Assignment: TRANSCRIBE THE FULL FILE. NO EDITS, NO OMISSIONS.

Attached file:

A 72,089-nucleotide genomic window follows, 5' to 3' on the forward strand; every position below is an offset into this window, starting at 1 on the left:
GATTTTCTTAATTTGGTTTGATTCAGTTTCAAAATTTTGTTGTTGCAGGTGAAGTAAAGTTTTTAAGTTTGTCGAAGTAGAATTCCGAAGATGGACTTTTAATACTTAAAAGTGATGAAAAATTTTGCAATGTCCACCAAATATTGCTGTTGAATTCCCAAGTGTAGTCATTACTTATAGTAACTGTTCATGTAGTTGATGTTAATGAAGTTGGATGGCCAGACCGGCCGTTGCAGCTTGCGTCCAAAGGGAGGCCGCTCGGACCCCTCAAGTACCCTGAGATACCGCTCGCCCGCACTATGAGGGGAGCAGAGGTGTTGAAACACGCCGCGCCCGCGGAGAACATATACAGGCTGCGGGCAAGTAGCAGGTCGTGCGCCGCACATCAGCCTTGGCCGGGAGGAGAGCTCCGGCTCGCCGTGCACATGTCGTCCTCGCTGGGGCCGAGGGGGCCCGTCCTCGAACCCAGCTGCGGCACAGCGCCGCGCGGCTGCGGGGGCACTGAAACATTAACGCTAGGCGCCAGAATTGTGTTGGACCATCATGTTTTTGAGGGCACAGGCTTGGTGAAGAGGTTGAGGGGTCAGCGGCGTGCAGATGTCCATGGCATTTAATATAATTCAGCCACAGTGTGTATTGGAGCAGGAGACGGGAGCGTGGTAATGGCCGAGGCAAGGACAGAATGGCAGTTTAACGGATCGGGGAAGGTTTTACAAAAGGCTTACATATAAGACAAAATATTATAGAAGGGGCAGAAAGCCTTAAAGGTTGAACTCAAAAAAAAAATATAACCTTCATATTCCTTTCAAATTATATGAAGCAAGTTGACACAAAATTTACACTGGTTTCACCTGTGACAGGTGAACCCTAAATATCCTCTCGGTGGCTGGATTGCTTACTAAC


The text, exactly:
A 72,089-nucleotide genomic window follows, 5' to 3' on the forward strand; every position below is an offset into this window, starting at 1 on the left:
GATTTTCTTAATTTGGTTTGATTCAGTTTCAAAATTTTGTTGTTGCAGGTGAAGTAAAGTTTTTAAGTTTGTCGAAGTAGAATTCCGAAGATGGACTTTTAATACTTAAAAGTGATGAAAAATTTTGCAATGTCCACCAAATATTGCTGTTGAATTCCCAAGTGTAGTCATTACTTATAGTAACTGTTCATGTAGTTGATGTTAATGAAGTTGGATGGCCAGACCGGCCGTTGCAGCTTGCGTCCAAAGGGAGGCCGCTCGGACCCCTCAAGTACCCTGAGATACCGCTCGCCCGCACTATGAGGGGAGCAGAGGTGTTGAAACACGCCGCGCCCGCGGAGAACATATACAGGCTGCGGGCAAGTAGCAGGTCGTGCGCCGCACATCAGCCTTGGCCGGGAGGAGAGCTCCGGCTCGCCGTGCACATGTCGTCCTCGCTGGGGCCGAGGGGGCCCGTCCTCGAACCCAGCTGCGGCACAGCGCCGCGCGGCTGCGGGGGCACTGAAACATTAACGCTAGGCGCCAGAATTGTGTTGGACCATCATGTTTTTGAGGGCACAGGCTTGGTGAAGAGGTTGAGGGGTCAGCGGCGTGCAGATGTCCATGGCATTTAATATAATTCAGCCACAGTGTGTATTGGAGCAGGAGACGGGAGCGTGGTAATGGCCGAGGCAAGGACAGAATGGCAGTTTAACGGATCGGGGAAGGTTTTACAAAAGGCTTACATATAAGACAAAATATTATAGAAGGGGCAGAAAGCCTTAAAGGTTGAACTCAAAAAAAAAATATAACCTTCATATTCCTTTCAAATTATATGAAGCAAGTTGACACAAAATTTACACTGGTTTCACCTGTGACAGGTGAACCCTAAATATCCTCTCGGTGGCTGGATTGCTTACTAAC